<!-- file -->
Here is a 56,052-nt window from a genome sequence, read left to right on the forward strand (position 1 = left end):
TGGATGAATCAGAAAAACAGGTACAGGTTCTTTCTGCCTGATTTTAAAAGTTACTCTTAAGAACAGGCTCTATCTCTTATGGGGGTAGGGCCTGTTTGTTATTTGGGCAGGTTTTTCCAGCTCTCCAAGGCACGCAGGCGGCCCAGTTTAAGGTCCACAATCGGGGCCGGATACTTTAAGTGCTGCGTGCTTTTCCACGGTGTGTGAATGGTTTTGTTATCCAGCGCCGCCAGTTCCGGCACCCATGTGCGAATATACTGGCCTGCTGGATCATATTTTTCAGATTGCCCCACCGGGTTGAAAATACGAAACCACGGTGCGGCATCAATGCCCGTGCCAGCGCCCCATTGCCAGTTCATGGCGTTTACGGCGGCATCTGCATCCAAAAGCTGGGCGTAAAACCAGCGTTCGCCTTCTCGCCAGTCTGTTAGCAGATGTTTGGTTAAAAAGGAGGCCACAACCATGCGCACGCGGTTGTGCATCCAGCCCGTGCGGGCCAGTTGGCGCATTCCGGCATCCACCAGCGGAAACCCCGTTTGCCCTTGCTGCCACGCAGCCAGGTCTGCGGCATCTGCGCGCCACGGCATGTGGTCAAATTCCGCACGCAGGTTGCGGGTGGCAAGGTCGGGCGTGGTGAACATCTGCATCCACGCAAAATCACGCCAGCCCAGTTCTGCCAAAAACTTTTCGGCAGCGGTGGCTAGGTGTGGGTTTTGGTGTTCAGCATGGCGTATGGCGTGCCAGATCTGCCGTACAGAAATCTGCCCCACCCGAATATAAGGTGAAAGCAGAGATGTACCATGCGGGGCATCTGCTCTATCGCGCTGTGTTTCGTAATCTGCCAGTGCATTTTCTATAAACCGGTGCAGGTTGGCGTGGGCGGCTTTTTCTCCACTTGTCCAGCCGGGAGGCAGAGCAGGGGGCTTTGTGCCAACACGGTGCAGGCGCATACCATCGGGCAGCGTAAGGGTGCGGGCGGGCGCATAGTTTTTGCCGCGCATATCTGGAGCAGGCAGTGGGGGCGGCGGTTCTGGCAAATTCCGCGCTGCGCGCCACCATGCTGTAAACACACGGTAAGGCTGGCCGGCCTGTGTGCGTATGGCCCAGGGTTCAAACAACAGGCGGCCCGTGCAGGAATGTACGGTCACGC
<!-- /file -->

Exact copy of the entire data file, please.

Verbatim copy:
Here is a 56,052-nt window from a genome sequence, read left to right on the forward strand (position 1 = left end):
TGGATGAATCAGAAAAACAGGTACAGGTTCTTTCTGCCTGATTTTAAAAGTTACTCTTAAGAACAGGCTCTATCTCTTATGGGGGTAGGGCCTGTTTGTTATTTGGGCAGGTTTTTCCAGCTCTCCAAGGCACGCAGGCGGCCCAGTTTAAGGTCCACAATCGGGGCCGGATACTTTAAGTGCTGCGTGCTTTTCCACGGTGTGTGAATGGTTTTGTTATCCAGCGCCGCCAGTTCCGGCACCCATGTGCGAATATACTGGCCTGCTGGATCATATTTTTCAGATTGCCCCACCGGGTTGAAAATACGAAACCACGGTGCGGCATCAATGCCCGTGCCAGCGCCCCATTGCCAGTTCATGGCGTTTACGGCGGCATCTGCATCCAAAAGCTGGGCGTAAAACCAGCGTTCGCCTTCTCGCCAGTCTGTTAGCAGATGTTTGGTTAAAAAGGAGGCCACAACCATGCGCACGCGGTTGTGCATCCAGCCCGTGCGGGCCAGTTGGCGCATTCCGGCATCCACCAGCGGAAACCCCGTTTGCCCTTGCTGCCACGCAGCCAGGTCTGCGGCATCTGCGCGCCACGGCATGTGGTCAAATTCCGCACGCAGGTTGCGGGTGGCAAGGTCGGGCGTGGTGAACATCTGCATCCACGCAAAATCACGCCAGCCCAGTTCTGCCAAAAACTTTTCGGCAGCGGTGGCTAGGTGTGGGTTTTGGTGTTCAGCATGGCGTATGGCGTGCCAGATCTGCCGTACAGAAATCTGCCCCACCCGAATATAAGGTGAAAGCAGAGATGTACCATGCGGGGCATCTGCTCTATCGCGCTGTGTTTCGTAATCTGCCAGTGCATTTTCTATAAACCGGTGCAGGTTGGCGTGGGCGGCTTTTTCTCCACTTGTCCAGCCGGGAGGCAGAGCAGGGGGCTTTGTGCCAACACGGTGCAGGCGCATACCATCGGGCAGCGTAAGGGTGCGGGCGGGCGCATAGTTTTTGCCGCGCATATCTGGAGCAGGCAGTGGGGGCGGCGGTTCTGGCAAATTCCGCGCTGCGCGCCACCATGCTGTAAACACACGGTAAGGCTGGCCGGCCTGTGTGCGTATGGCCCAGGGTTCAAACAACAGGCGGCCCGTGCAGGAATGTACGGTCACGC